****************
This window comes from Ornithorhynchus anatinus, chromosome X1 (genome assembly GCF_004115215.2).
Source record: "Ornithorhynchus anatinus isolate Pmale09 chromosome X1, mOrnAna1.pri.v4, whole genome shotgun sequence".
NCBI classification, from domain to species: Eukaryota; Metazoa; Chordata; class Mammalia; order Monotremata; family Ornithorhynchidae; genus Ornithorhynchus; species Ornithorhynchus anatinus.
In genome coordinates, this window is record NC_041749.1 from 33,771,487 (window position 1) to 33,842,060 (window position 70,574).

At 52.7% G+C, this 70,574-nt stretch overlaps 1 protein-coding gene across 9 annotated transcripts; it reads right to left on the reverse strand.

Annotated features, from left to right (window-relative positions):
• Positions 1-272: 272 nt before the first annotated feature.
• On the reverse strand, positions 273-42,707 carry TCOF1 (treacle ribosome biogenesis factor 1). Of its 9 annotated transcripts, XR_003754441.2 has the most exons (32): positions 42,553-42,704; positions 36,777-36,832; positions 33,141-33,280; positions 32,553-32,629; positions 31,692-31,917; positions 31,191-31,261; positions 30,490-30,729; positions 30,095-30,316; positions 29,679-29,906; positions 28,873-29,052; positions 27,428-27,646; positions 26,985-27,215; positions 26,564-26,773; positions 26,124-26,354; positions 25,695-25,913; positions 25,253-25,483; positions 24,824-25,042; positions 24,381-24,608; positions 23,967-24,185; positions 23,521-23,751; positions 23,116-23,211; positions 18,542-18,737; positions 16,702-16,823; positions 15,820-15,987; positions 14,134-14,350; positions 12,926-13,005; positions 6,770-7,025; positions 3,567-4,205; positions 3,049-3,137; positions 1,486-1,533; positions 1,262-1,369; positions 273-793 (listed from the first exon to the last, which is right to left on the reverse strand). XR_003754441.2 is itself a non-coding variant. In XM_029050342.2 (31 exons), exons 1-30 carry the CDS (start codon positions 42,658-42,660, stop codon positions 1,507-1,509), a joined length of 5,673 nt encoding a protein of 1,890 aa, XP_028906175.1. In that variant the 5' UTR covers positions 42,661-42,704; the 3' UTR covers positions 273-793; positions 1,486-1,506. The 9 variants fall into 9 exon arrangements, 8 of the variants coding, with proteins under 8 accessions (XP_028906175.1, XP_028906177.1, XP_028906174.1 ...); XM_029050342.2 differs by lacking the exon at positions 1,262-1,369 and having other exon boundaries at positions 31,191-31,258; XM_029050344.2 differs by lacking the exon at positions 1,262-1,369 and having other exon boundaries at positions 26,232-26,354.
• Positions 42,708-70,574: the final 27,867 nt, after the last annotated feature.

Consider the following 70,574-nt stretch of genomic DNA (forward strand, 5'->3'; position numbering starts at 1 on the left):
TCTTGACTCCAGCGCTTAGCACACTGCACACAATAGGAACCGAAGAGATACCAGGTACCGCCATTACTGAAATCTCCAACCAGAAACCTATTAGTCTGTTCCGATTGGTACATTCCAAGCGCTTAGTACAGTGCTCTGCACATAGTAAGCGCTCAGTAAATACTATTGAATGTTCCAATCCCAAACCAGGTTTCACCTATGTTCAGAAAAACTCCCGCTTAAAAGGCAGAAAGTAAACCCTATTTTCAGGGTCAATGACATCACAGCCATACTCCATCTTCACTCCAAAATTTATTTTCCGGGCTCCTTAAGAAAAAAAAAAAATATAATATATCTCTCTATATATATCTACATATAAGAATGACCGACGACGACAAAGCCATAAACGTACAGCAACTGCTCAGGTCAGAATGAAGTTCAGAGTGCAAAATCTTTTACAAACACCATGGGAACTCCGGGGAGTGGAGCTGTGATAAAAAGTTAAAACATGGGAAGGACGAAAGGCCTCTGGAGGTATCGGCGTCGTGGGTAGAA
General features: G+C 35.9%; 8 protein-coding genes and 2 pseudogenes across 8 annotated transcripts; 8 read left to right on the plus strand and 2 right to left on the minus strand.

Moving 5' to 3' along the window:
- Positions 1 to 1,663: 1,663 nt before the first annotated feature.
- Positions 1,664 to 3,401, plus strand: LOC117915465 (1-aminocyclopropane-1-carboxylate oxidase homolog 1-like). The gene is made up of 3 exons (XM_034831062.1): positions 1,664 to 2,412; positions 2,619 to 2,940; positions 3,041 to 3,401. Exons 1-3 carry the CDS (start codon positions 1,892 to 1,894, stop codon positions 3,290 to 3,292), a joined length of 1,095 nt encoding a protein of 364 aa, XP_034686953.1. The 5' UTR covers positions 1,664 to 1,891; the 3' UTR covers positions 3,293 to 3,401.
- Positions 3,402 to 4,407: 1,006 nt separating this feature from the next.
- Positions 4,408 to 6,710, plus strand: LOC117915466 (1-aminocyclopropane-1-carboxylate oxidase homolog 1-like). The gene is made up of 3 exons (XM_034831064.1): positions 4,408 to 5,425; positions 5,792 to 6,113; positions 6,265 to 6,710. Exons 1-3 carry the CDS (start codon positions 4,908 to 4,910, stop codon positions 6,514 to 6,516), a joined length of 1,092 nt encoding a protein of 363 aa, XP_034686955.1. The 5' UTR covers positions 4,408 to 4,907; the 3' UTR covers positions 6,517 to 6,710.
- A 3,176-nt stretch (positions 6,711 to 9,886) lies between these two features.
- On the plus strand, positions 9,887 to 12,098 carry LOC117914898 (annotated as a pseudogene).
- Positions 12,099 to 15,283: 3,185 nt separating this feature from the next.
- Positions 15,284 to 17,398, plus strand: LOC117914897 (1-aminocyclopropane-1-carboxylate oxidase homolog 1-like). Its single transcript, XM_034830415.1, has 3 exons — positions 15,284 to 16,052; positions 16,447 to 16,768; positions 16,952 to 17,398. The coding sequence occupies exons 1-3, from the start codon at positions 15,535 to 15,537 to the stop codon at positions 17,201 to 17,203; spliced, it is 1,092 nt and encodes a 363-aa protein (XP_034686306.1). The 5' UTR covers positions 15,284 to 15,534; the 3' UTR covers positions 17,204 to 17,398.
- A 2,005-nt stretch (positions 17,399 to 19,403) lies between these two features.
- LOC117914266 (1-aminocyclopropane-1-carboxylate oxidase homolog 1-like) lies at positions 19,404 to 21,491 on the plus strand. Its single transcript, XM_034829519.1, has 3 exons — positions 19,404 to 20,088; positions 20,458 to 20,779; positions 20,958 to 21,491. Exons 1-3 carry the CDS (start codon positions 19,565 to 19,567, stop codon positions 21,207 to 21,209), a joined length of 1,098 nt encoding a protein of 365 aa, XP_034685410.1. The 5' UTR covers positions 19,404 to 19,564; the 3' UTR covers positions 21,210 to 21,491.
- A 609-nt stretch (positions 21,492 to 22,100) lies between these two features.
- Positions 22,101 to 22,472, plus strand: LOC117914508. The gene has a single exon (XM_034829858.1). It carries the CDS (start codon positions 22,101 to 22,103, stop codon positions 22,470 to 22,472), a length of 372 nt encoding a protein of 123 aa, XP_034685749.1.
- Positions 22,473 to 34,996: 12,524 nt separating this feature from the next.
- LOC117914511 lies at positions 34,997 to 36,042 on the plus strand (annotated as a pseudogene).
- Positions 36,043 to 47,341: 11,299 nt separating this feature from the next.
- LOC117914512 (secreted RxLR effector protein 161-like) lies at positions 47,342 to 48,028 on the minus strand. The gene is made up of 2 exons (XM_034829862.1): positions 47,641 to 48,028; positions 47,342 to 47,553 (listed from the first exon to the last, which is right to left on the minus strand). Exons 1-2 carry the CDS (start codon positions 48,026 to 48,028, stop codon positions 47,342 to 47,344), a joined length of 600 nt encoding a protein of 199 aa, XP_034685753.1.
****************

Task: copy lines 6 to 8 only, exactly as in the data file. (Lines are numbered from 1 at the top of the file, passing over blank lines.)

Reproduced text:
Annotated features, from left to right (window-relative positions):
• Positions 1-272: 272 nt before the first annotated feature.
• On the reverse strand, positions 273-42,707 carry TCOF1 (treacle ribosome biogenesis factor 1). Of its 9 annotated transcripts, XR_003754441.2 has the most exons (32): positions 42,553-42,704; positions 36,777-36,832; positions 33,141-33,280; positions 32,553-32,629; positions 31,692-31,917; positions 31,191-31,261; positions 30,490-30,729; positions 30,095-30,316; positions 29,679-29,906; positions 28,873-29,052; positions 27,428-27,646; positions 26,985-27,215; positions 26,564-26,773; positions 26,124-26,354; positions 25,695-25,913; positions 25,253-25,483; positions 24,824-25,042; positions 24,381-24,608; positions 23,967-24,185; positions 23,521-23,751; positions 23,116-23,211; positions 18,542-18,737; positions 16,702-16,823; positions 15,820-15,987; positions 14,134-14,350; positions 12,926-13,005; positions 6,770-7,025; positions 3,567-4,205; positions 3,049-3,137; positions 1,486-1,533; positions 1,262-1,369; positions 273-793 (listed from the first exon to the last, which is right to left on the reverse strand). XR_003754441.2 is itself a non-coding variant. In XM_029050342.2 (31 exons), exons 1-30 carry the CDS (start codon positions 42,658-42,660, stop codon positions 1,507-1,509), a joined length of 5,673 nt encoding a protein of 1,890 aa, XP_028906175.1. In that variant the 5' UTR covers positions 42,661-42,704; the 3' UTR covers positions 273-793; positions 1,486-1,506. The 9 variants fall into 9 exon arrangements, 8 of the variants coding, with proteins under 8 accessions (XP_028906175.1, XP_028906177.1, XP_028906174.1 ...); XM_029050342.2 differs by lacking the exon at positions 1,262-1,369 and having other exon boundaries at positions 31,191-31,258; XM_029050344.2 differs by lacking the exon at positions 1,262-1,369 and having other exon boundaries at positions 26,232-26,354.